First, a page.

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Keeping risks of doing business to a minimum

(People's Daily Online)  Morrie Yu  2016-03-03 10:24

The Export Credit Insurance (ECI) is a common financial instrument that supports exporters in foreign trade and investment as well as overseas contracting projects.

The ECI reduces the payment risks associated with doing business internationally by giving the exporter assurance that payment will be made if the foreign buyer is unable to pay.

The ECI covers risks such as insolvency of the buyer, bankruptcy, or protracted defaults/slow payment, and certain political risks such as war, riots, sovereign default and exchange restrictions that could result in nonpayment.
The ECI provides exporters with receivables protection, risk management and financing support so that exporters can establish market share and compete vigorously in the global market at a reduced nonpayment risk level.

The China Export & Credit Insurance Corporation (Sinosure), which began operations in 2001, is a state-funded policy-oriented insurance company with independent status, established for promoting China’s foreign trade and economic cooperation..

Sinosure’s accumulated insured amount reached $2226.8bn between 2009 and 2015. Sinosure has maintained its number one ranking in terms of total insured amount among all the export credit agencies (ECAs) since 2010.

In this exclusive interview, Sinosure’s South African office shares its views on the outlook of SA-China economic ties and explains how to minimise exchange rate risks against the background of emerging market currency fluctuations.

People’s Daily Online: Capacity co-operation and industrialisation is the direction set by the two presidents for the future economic and trade co-operation between SA and China. The Chinese government has pledged more investment in SA to further enhance the level of industrialisation. What is the role of Sinosure in SA’s industrialisation and what are the sectors in focus?

Sinosure: Judging from what we’ve learnt and the level of economic development of SA, the bilateral co-operation will most likely take place in railway, locomotives, car, and related equipment exportation and maintenance, infrastructure construction such as power plants and ports, which are in accordance with SA’s marine economy strategy and the industrial park economy strategy.

Surrounded by the sea on three sides, SA, at the intersection of two oceans, enjoys significant geographic advantages and rich marine resources. We believe there is broad space for co-operation on the development of a marine economy. For example, China has a world-class manufacturing and management capability in ocean shipping, ship building, repair and renovation.
China not only has extensive experience in coastal oil and gas production, aquaculture, marine resources conservation and management, but also has a huge market demand for all the above, so we believe the opportunity for co-operation should present itself in this field.

In addition, through 30 years’ of practice, China has figured out a set of effective, if not unique, industrialisation methods, especially the “Industrial Park” economy and the “Special Economic Zone” development. For example, Shenzhen has grown from a small fishing village 30 years ago into the largest special economic zone and the fourth largest city in China. Shenzhen, also known as the “Chinese Silicon Valley”, has become the most important part in IT and hi-tech industries’ global layout. We believe an intensified bilateral co-operation could bring some assistance and reference to SA’s industrialisation, economic capacity building and employment creation.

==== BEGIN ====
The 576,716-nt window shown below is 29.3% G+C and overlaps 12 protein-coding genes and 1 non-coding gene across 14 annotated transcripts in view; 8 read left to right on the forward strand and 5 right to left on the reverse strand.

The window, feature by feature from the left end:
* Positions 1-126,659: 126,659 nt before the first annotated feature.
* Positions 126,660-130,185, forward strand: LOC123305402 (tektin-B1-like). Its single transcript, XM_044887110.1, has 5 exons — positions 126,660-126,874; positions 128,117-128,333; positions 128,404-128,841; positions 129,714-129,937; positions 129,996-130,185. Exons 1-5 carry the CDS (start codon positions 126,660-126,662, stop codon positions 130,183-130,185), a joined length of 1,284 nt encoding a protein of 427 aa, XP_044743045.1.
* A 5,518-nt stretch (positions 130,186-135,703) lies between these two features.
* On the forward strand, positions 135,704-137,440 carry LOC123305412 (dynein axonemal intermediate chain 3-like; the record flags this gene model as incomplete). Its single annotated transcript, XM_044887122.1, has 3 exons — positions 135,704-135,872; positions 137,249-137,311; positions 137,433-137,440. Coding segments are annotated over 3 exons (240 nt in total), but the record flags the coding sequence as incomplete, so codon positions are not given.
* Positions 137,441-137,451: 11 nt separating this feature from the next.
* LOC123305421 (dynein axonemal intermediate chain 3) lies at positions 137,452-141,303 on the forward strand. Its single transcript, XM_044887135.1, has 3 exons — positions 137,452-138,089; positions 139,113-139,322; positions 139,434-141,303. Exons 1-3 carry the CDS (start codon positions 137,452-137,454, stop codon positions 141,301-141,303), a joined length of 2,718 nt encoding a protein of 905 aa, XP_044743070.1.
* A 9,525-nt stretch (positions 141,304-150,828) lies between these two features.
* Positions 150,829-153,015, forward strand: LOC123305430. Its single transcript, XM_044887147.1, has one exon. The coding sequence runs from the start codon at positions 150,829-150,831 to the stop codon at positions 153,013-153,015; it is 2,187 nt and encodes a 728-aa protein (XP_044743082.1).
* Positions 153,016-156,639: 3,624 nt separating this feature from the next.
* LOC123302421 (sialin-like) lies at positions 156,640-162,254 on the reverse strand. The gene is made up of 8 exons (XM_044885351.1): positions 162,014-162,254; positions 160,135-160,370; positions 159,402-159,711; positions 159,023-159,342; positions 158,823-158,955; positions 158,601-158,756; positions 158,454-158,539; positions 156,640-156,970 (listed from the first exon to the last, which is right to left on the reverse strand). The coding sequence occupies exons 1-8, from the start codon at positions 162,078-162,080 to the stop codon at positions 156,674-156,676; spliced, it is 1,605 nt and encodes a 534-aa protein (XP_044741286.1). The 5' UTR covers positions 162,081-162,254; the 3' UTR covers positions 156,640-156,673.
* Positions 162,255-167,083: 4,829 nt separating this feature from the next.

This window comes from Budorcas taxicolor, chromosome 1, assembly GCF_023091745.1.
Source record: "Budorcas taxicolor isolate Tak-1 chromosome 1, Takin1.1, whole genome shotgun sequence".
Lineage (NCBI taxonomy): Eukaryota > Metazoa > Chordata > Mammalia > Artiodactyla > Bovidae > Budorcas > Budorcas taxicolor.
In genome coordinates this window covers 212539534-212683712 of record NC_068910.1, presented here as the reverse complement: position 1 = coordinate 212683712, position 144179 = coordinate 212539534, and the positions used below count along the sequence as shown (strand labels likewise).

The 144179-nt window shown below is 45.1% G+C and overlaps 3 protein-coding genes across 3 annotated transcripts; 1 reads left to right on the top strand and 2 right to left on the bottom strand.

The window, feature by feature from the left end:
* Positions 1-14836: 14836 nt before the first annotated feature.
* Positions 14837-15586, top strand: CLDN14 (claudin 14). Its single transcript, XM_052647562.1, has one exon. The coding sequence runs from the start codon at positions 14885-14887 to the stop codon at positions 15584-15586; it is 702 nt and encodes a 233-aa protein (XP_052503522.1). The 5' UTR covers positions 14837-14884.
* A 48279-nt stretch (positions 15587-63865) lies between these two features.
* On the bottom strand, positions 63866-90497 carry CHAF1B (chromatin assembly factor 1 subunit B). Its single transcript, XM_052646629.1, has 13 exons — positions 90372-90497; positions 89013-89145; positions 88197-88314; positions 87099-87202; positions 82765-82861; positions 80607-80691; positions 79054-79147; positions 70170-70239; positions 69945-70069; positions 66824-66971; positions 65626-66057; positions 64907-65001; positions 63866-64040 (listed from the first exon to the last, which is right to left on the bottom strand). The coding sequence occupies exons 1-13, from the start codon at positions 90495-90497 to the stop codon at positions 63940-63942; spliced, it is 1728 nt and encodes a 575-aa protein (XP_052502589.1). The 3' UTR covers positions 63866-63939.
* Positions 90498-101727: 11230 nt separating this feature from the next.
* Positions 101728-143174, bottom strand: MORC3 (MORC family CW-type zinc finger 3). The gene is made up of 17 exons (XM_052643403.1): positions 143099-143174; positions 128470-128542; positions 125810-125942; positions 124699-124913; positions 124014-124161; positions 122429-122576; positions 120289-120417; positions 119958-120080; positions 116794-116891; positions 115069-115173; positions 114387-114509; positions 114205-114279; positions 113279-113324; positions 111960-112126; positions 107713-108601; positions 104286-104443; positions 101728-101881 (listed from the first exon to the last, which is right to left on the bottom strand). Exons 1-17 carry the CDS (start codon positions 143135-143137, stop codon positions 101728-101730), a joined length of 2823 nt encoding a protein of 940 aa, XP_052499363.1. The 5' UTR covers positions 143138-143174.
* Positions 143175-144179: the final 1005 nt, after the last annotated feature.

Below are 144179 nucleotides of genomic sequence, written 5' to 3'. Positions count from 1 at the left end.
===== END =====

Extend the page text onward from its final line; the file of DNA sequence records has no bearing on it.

Specific initiatives that will be taken by Sinosure to support bilateral trade and economic cooperation. First of all, we have upgraded SA’s ratings and optimised the underwriting conditions. This means we have realised universal coverage for Africa-bound exportation.

Second, Sinosure provides medium and long-term ECI in the South African currency, the rand, which further clears financing obstacles for Chinese enterprises.
We’ve noticed that Chinese companies are negatively affected by the difficulties in financing in SA’s home currency. To solve this problem, Sinosure recently introduced a pilot programme of direct insurance of receivables and loans in the rand. We believe that through continuous optimisation and adjustments of underwriting policy, Sinosure could provide more direct, stronger support and protection for Chinese exporters and financial institutions.

Third, Sinosure has reinforced its underwriting policies for foreign banks to better meet the diversified financing needs from the Chinese “go global” enterprises.
To make full use of credit insurance’s leveraging function and encourage more commercial funding into the development of China’s foreign trade and economic co-operation, Sinosure will further strengthen its co-operation with foreign commercial banks which we believe will encourage commercial funding to provide more favourable and competitive service when they take part in the projects with Chinese presence.
The bilateral cooperation and the China-Africa co-operation will benefit from an increased opportunities and reduced costs.

People’s Daily Online: Last year during FOCAC, Sinosure and Transnet agreed to a $2.5bn funding guarantee for Transnet in a ceremony witnessed by South African President Jacob Zuma and his Chinese counterpart Xi Jinping. What’s the thinking behind this decision?

Sinosure: Transnet is the largest and most crucial part of the freight logistics chain that delivers goods to every South African.
It is one of the largest stateowned enterprises with top ranking assets and business scale in Africa, as well as a healthy outlook.
An overall partnership is not only beneficial for the bilateral economic and trade co-operation, but also for the building up of Chinese enterprises’ reputation.